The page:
(Bloomberg) -- Goldman Sachs Group Inc. was accused by two former employees seeking to expand their lawsuit of discriminating against women while male colleagues engaged in binge drinking and took clients to strip clubs.
The women asked a federal judge in Manhattan yesterday to let them sue on behalf of current and former female associates and vice presidents. Support for their claims includes statements of former Goldman Sachs employees, expert statistical analyses and evidence on earnings and promotions from the firm’s own records, they said in a court filing.
“Women report a ‘boy’s club’ atmosphere, where binge drinking is common and women are either sexualized or ignored,” according to the filing.
The two women, H. Cristina Chen-Oster and Shanna Orlich, sued in 2010 and are seeking to broaden the case to include more than a decade of claimed discrimination at Goldman Sachs. A decision by U.S. District Judge Analisa Torres to allow the women to sue as a class would increase the risk to the New York- based company.
In the lawsuit, filed in 2010, the women seek unspecified damages and an order requiring Goldman Sachs to fix the alleged gender bias at the firm.
Female vice presidents earned 21% less than men and female associates made 8% less, the former employees claimed. About 23% fewer female vice presidents were promoted to managing director of the bank relative to their male counterparts, they said.
Goldman Sachs has denied the women’s claims and is fighting the case.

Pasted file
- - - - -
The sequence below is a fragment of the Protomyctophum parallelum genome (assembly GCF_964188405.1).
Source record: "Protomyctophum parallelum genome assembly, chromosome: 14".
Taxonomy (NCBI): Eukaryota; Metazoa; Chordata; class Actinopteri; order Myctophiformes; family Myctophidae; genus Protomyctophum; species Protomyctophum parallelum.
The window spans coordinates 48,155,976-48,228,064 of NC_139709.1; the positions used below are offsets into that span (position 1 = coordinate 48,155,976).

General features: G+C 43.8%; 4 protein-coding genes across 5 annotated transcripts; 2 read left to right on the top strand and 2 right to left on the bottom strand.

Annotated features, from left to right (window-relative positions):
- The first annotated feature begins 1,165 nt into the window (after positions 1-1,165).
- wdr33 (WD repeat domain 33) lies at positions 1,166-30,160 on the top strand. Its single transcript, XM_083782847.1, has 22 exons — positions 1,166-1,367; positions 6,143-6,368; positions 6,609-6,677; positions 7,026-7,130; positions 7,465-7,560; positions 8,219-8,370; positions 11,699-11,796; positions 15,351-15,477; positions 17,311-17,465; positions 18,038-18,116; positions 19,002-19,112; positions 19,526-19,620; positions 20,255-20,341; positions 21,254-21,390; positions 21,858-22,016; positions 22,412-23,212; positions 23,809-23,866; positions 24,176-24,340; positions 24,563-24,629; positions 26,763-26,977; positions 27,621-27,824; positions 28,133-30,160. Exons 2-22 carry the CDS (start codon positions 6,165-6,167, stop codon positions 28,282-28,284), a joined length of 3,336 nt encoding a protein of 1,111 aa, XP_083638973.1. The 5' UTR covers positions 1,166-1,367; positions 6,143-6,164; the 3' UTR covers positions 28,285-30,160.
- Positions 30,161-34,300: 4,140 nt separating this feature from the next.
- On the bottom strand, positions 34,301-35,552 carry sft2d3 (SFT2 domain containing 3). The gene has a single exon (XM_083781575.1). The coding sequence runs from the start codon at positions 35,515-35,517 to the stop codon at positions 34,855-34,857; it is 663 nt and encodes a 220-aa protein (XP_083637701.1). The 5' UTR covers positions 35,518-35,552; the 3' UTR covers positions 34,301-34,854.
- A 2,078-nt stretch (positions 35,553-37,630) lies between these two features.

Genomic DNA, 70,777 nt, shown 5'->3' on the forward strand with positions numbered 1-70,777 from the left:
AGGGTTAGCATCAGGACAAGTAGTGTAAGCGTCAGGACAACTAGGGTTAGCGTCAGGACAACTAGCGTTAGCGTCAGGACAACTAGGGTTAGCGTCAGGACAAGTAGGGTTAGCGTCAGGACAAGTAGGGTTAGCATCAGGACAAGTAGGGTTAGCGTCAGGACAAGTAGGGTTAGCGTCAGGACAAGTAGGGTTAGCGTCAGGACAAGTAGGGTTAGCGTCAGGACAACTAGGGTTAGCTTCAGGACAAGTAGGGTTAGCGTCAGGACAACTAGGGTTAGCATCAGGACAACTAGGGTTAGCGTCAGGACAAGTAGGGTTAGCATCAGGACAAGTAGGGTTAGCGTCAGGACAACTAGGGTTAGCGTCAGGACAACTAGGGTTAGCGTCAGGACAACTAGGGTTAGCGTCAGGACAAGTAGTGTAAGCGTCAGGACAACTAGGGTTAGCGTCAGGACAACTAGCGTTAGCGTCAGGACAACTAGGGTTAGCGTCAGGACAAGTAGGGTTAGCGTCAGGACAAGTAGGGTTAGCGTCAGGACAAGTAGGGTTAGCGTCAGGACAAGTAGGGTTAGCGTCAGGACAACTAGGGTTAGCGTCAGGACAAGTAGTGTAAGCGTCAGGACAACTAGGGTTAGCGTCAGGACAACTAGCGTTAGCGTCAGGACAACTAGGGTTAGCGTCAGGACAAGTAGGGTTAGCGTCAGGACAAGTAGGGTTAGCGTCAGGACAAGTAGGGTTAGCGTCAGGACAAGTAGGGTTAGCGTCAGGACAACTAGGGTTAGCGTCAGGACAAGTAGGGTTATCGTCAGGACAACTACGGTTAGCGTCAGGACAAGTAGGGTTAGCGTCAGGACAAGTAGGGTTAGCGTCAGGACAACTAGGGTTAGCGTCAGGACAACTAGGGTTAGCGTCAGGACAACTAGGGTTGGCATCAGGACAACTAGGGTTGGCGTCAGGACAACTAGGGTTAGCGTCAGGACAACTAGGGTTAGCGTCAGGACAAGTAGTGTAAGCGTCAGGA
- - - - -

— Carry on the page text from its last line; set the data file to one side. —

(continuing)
“This is a normal and anticipated procedural step for any proposed class action lawsuit and does not change the case’s lack of merit,” David Wells, a Goldman Sachs spokesman, said yesterday in an e-mailed statement.
Chen-Oster and Orlich are seeking to persuade Torres that their claims are sufficiently similar to those of other women at Goldman Sachs so they can represent them in a single case.
They’re asking Torres to certify a class of female associates and vice presidents who worked for the company in the U.S. in its investment banking, investment management and securities divisions beginning Sept. 10, 2004. The start date for employees who worked in New York City would be July 7, 2002.
Denise Shelley, a vice president who left the firm in 2009, said in a court filing that men at Goldman Sachs repeatedly called women “bimbos,” mocked a new hire who had won a beauty pageant and took clients to strip clubs. Shelley said in the filing that she sat on the steering committee of the firm’s network for women and, after joining colleagues at a bar, was called a “party girl” by a managing director.
The case is Chen-Oster v. Goldman Sachs & Co., 10-cv-06950, U.S. District Court, Southern District of New York (Manhattan).
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